Regulatory T cells (Tregs) may restrain the immune system everywhere—not just in healthy tissue, but also in tumors, where the immune system ought to have free rein. If only Tregs were more sensitive to context, they’d be less inclined to err on the side of safety and suppress antitumor activity; that is, they’d cease their secretion of anti-inflammatory factors and permit the activation of inflammation-promoting T cells.

But wait. Tregs may have unrealized potential for context-specific behavior. According to immunologists at St. Jude Children’s Research Hospital, Tregs make use of a mechanism that holds in the tumor microenvironment (TME), but not elsewhere. And interfering with this mechanism could unleash effective antitumor immune responses without inducing autoimmune toxicity.

Details appeared February 24 in Nature, in an article titled, “Lipid signaling enforces functional specialization of Treg cells in tumors.” The article presented evidence that intratumoral Treg cells “actively rewire SREBP-dependent de novo lipid biosynthesis, which acts to maintain the functional state of Treg cells in the TME.”

SREBPs, or sterol regulatory element binding proteins, are transcription factors that drive the expression of genes encoding enzymes that produce lipids. SREBPs may be important to intratumoral Tregs because cancer cells in the TME extract whatever lipids in the surroundings are available, leaving little or none for Tregs. Besides being valuable as a potential energy source, lipids such as cholesterol and fatty acids are needed for cellular signaling and the construction of cell membranes.

“We find that the activity of SREBPs is upregulated in intratumoral Treg cells,” the authors of the Nature article wrote. “Moreover, deletion of SREBP-cleavage-activating protein (SCAP)—a factor required for SREBP activity—in these cells inhibits tumor growth and boosts immunotherapy that is triggered by targeting the immune-checkpoint protein PD-1.”

The researchers showed that blocking tumor-associated Treg cell activity eliminated tumor cells in mice and sensitized the cells to cancer immunotherapy called anti-PD-1 therapy. These findings may lead to drug treatments for selectively shutting down Tregs in a tumor, rendering the tumor vulnerable to cancer immunotherapies that activate the immune system to kill the tumor.

“There has certainly been a great deal of interest in targeting regulatory T cells for cancer therapy, because they are central to keeping the immune system in check in tumors,” said corresponding author Hongbo Chi, PhD, the Robert G. Webster endowed chair, St. Jude department of immunology. “But the risk of such targeting is possibly inducing autoimmune disease because these T cells are crucial to balancing the body’s immune response.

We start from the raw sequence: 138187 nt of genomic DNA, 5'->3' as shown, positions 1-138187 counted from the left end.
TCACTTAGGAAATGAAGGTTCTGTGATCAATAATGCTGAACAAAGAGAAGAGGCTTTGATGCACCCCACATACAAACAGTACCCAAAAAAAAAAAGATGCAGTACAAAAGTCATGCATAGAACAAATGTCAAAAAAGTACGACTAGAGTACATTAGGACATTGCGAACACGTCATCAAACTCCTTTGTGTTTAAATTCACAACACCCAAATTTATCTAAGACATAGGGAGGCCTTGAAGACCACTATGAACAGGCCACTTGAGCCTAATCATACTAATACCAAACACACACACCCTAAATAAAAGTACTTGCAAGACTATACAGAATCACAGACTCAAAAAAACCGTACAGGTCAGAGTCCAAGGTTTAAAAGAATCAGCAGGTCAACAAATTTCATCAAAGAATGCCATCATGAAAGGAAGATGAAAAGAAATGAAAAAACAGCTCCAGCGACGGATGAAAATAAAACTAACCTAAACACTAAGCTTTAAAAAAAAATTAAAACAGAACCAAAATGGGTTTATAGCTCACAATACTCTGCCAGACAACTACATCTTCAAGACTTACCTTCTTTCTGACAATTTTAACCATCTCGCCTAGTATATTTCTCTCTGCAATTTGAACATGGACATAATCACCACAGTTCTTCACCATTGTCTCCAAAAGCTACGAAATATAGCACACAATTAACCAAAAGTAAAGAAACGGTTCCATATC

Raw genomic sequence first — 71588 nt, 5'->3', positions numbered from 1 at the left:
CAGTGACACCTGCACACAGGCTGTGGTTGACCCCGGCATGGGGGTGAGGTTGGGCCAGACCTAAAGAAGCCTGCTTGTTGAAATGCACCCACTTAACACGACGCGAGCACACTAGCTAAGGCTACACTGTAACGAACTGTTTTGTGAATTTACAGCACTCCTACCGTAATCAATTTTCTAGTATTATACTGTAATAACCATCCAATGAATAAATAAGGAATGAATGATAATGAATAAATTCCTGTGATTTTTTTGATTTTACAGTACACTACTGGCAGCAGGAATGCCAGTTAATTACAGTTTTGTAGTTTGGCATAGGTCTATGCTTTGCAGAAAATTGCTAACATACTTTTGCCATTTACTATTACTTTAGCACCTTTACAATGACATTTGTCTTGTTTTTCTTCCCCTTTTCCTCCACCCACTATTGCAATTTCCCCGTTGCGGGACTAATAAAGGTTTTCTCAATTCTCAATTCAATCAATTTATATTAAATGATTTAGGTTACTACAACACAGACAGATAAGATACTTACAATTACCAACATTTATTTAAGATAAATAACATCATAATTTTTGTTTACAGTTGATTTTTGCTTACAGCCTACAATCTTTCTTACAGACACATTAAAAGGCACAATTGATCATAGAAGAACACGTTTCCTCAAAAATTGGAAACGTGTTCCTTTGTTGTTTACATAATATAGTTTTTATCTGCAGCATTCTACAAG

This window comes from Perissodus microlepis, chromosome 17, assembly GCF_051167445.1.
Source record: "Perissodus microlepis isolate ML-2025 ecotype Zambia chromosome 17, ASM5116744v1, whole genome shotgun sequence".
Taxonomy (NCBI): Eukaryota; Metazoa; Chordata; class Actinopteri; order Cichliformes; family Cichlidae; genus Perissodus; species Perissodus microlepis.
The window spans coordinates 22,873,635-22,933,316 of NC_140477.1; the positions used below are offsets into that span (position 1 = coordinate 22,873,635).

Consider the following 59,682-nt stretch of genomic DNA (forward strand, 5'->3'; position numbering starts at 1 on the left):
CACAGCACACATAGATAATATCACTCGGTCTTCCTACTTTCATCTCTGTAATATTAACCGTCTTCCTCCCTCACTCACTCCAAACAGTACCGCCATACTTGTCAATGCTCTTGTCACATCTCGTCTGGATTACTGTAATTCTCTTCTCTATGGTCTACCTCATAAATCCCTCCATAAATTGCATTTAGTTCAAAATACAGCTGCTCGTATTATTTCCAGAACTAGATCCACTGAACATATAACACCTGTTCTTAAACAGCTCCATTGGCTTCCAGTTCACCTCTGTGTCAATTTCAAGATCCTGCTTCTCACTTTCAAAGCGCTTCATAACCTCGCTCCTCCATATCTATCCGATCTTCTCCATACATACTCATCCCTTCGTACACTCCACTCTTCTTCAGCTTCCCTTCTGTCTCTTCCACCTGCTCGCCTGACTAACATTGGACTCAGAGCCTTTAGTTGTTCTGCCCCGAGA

“Our finding is exciting because we have identified a metabolic pathway that tumors use to independently reprogram Tregs. Thus, we believe there is the potential for inhibiting regulatory T-cell activation in tumors to unleash effective antitumor immune responses without triggering autoimmune toxicity.”

Chi and colleagues discovered the pathway by challenging mice with melanoma cells and then analyzing which genes were switched on in Tregs. Most important, the investigators compared tumor-infiltrating Tregs with Tregs in other tissues to assess differences in gene activation. It was this work that revealed the importance of the SREBP-mediated gene-expression pathway to intratumoral Tregs.

“We were surprised to find this context-dependent pathway functioning selectively in the tumor microenvironment,” Chi said. Seon Ah Lim, PhD, a first author of the study, added, “It is incredible we can target metabolic pathways in Tregs for cancer immunotherapy while maintaining immune homeostasis.”

The researchers determined that the tumor-specific regulatory T cell pathway was switched on in a range of cancers—melanoma, breast cancer, and head and neck cancer. The tumor-specific pathway was not switched on in animal models of inflammation or autoimmune disease.

“Mechanistically, signaling through SCAP and SREBPs coordinates cellular programs for lipid synthesis and inhibitory receptor signaling in these cells,” the Nature article’s authors detailed. “First, de novo fatty-acid synthesis mediated by fatty-acid synthase (FASN) contributes to functional maturation of Treg cells, and loss of FASN from Treg cells inhibits tumor growth. Second, Treg cells in tumors show enhanced expression of the PD-1 gene, through a process that depends on SREBP activity and signals via mevalonate metabolism to protein geranylgeranylation.”

Genetically blocking the SREBP pathway selectively in regulatory T cells led to rapid clearance of tumor cells in mice with melanoma and colon adenocarcinoma. Targeting the pathway also reduced tumor growth in mice with established tumors. Blocking the pathway had no effect on the proliferation of regulatory T cells or their overall function in the body.

Blocking the SREBP pathway also unleashed a potent antitumor response in mice with melanoma treated with immunotherapy called anti-PD-1. Anti-PD-1 treatment alone was otherwise ineffective in the mice. This form of immunotherapy inhibits the biochemical switch known as programmed cell death protein 1, or PD-1. PD-1 is a checkpoint switch that protects tumors by suppressing the immune response to them.

“Anti-PD-1 therapy currently works in only about 20% of cancer patients, although when it works, the response is durable in those cases,” Chi said. “Many pediatric cancers are not responsive to anti-PD-1. Our experiments showed that blocking this lipid pathway had quite a remarkable effect in sensitizing mice to the therapy.

“While we still have a long research path ahead of us, these findings suggest that if we can develop drugs to control this context-specific regulatory T-cell pathway in cancer patients, we can make them even more responsive to immunological checkpoint therapies.”